Directions: In this section, you are going to read a passage with ten statements attached to it. Each statement contains information given in one of the paragraphs. Identify the paragraph from which the information is derived. You may choose a paragraph more than once. Each paragraph is marked with a letter. Answer the questions by marking the corresponding letter on Answer Sheet 2.
A South Korean city designed for the future takes on a life of its own
A) Getting around a city is one thing — and then there’s the matter of getting from one city to another. One vision of the perfect city of the future: a place that offers easy access to air travel.
In 2011, a University of North Carolina business professor named John Kasarda published a book called Aerotropolis: The Way We’ll Live Next. Kasarda says future cities should be built intentionally around or near airports. The idea, as he has put it, is to offer businesses “rapid, long-distance connectivity on a massive scale.”
B) “The 18th century really was a waterborne (水运的) century, the 19th century a rail century. the 20th century a highway, car, truck century一and the 21st century will increasingly be an aviation century, as the globe becomes increasingly connected by air,” Kasarda says. Songdo, a city built from scratch in South Korea, is one of Kasarda’s prime examples. It has existed for just a few years.“ From the get-go, it was designed on the basis of connectivity and competitiveness,”says Kasada. “The government built the bridge directly from the airport to the Songdo International Business District. And the surface infrastructure was built in tandem with the new airport.”
C) Songdo is a stone’s throw from South Korea’s Incheon Airport, its main international hub (枢纽). But it takes a lot more than a nearby airport to be a city of the future. Just building a place as an “international business district” doesn’t mean it will become one. Park Yeon Soo conceived (构想) this city of the future back in 1986. He considers Songdo his baby. “I am a visionary,” he says. Thirty years after he imagined the city, Park’s baby is close to 70 percent built, with 36.000 people living in the business district and 90,000 residents in greater Songdo. It’s about an hour outside Seoul, built on reclaimed tidal flats along the Yellow Sea, There’s a Coast Guard building and a tall trade tower, as well as a park, golf course and university.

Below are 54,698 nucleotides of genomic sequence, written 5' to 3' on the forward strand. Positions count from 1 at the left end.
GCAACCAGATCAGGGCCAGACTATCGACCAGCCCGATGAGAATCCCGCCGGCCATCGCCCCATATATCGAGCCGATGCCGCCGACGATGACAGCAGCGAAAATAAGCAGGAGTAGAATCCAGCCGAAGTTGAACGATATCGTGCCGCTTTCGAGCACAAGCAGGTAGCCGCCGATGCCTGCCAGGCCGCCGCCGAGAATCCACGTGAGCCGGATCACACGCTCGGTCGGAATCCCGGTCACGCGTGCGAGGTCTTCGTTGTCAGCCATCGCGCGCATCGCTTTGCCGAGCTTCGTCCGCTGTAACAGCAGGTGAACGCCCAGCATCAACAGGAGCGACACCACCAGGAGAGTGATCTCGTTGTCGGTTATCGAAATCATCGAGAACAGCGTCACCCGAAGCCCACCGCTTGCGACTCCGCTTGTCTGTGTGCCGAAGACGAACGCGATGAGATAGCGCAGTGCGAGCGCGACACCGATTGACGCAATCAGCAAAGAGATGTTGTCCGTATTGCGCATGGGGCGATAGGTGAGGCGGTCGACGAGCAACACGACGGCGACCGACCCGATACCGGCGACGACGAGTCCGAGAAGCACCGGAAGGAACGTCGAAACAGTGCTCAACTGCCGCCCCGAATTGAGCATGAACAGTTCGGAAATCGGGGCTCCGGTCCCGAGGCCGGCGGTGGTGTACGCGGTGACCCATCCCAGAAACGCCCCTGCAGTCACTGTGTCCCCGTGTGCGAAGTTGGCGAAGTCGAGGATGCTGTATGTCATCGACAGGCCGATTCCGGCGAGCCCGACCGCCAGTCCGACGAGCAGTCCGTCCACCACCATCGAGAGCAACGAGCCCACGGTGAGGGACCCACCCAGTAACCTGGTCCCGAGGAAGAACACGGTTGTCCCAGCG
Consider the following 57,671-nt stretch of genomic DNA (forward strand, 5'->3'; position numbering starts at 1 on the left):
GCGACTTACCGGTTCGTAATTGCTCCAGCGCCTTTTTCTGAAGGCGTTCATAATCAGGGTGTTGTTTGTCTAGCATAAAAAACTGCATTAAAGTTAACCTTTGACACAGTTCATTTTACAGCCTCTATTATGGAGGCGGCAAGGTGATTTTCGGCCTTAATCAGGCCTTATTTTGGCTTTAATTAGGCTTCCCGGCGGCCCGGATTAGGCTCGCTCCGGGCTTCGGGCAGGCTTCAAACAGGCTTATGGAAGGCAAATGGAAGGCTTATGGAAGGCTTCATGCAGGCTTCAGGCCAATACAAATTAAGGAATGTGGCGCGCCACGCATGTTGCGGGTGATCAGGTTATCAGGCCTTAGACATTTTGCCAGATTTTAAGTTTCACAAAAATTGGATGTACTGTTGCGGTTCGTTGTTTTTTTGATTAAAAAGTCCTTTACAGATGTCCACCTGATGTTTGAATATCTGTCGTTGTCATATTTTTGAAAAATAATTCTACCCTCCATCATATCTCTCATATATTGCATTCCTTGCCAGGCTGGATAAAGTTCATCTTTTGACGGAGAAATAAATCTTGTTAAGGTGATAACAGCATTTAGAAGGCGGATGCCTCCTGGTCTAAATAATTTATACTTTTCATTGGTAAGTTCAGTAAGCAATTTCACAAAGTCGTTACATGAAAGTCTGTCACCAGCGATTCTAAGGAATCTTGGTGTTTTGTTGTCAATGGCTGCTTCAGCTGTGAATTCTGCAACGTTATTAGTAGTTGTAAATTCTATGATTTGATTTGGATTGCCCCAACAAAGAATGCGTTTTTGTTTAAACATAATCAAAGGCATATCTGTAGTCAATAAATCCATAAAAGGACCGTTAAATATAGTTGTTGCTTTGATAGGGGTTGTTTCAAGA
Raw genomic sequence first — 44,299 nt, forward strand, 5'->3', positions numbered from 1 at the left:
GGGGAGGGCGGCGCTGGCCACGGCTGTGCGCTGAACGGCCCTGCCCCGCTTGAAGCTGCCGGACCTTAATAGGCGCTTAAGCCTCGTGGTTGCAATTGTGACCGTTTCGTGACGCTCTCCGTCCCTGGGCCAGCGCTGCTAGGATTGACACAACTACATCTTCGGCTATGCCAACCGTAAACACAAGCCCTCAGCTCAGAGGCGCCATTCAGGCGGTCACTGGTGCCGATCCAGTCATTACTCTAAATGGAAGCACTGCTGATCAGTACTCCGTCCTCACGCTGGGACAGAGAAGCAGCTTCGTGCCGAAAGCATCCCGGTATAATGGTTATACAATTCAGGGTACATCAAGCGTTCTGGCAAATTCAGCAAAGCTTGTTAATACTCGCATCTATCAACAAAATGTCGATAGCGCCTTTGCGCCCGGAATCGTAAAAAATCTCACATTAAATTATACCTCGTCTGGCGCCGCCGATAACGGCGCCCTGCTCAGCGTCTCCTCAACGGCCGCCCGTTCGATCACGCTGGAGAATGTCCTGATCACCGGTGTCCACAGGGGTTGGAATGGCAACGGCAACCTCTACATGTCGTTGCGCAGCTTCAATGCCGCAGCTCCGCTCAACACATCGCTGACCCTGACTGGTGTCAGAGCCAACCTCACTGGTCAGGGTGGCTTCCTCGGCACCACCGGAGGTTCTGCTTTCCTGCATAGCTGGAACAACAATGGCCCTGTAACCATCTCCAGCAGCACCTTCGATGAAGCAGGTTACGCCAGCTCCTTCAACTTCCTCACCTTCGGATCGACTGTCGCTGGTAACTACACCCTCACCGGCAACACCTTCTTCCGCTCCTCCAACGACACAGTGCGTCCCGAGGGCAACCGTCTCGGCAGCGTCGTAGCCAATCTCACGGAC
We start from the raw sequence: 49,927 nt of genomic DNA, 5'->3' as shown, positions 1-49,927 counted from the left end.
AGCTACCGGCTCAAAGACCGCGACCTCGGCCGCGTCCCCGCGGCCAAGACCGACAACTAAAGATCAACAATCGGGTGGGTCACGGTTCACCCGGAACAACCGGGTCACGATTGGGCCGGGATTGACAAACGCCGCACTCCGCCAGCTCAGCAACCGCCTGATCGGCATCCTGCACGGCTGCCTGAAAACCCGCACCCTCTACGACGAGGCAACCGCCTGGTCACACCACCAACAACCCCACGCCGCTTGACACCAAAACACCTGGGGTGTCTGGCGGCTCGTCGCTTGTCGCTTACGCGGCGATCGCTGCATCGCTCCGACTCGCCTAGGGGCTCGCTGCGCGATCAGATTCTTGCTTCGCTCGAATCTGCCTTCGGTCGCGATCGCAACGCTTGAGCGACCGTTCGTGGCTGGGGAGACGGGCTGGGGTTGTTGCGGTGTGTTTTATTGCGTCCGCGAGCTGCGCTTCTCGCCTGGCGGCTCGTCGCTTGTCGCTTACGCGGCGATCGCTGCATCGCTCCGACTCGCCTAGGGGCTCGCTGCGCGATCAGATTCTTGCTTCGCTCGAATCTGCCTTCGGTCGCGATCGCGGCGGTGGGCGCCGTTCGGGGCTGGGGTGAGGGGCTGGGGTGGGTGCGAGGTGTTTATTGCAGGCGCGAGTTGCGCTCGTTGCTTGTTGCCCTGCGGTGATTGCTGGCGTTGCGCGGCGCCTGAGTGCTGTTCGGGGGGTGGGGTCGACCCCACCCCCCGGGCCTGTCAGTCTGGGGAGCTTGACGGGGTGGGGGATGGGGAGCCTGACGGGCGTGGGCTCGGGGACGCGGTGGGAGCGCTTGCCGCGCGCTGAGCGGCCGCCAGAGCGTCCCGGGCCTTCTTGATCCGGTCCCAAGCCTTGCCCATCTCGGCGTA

D) Chances are you’ve actually seen this place. Songdo appears in the most famous music video ever to come ou of South Korea. “Gangnam Style” refers to the fashionable Gangnam district in Seoul. But some of the video was filmed in Songdo.“I don’t know if you remember, there was a scene in a subway station. That was not Gangnam. That was actually Songdo,” says Jung Won Son, a professor of urban development at London’s Bartlett School of Planning, “Part of the reason to shoot there is that it’s new and nice.”
E) The city was supposed to be a hub for global companies, with employees from all over the world. But hat’s not how it has turned out. Songdo’s reputation is as a futuristic ghost town. But the reality is more complicated. A bridge with big, light-blue loops leads into the business district. In the center of the main road, there’s a long line of flags of the world. On the corner, there’s a Starbucks and a 7-Eleven--all of the international brands that you see all over the world nowadays.
F) The city is not empty. There are mothers pushing strollers, old women with walkers -- even in the middle of the day. when it’s 90 degrees out. Byun Young-Jin chairs the Songdo real estate association and started selling property here when the first phase of the city opened in 2005. He says demand has boomed in the past couple of years. Most of his clients are Korean. In fact, the developer says, 99 percent of the homes here are sold to Koreans. Young families move here because the schools are great. And that’s the problem: Songdo has become a popular Korean city 一more popular as a residential area than a business one. It’s not yet the futuristic international business hub that planners imagined. “It’s a great place to live. And it’s becoming a great place to work,” says Scott Summers, the vice president of Gale International, the developer of the city. The floor-to-ceiling windows of his company’s offices overlook Songdo Central Park, with a canal full of kayaks and paddle boats. Shimmering (闪烁的)glass towers line the canal’s edge.
G) “What’s happened is, because we focused on creating that quality of life first, which enabled the residents to live here, what has probably missed the mark is for companies to locate here,” he says. “There needs to be strong economic incentives.” The city is still unfinished, and it feels a bit like a theme park. It doesn’t feel all that futuristic. There’s a high-tech underground trash disposal system. Buildings are environmentally friendly. Everybody’s television set is connected to a system that streams personalized language or exercise classes.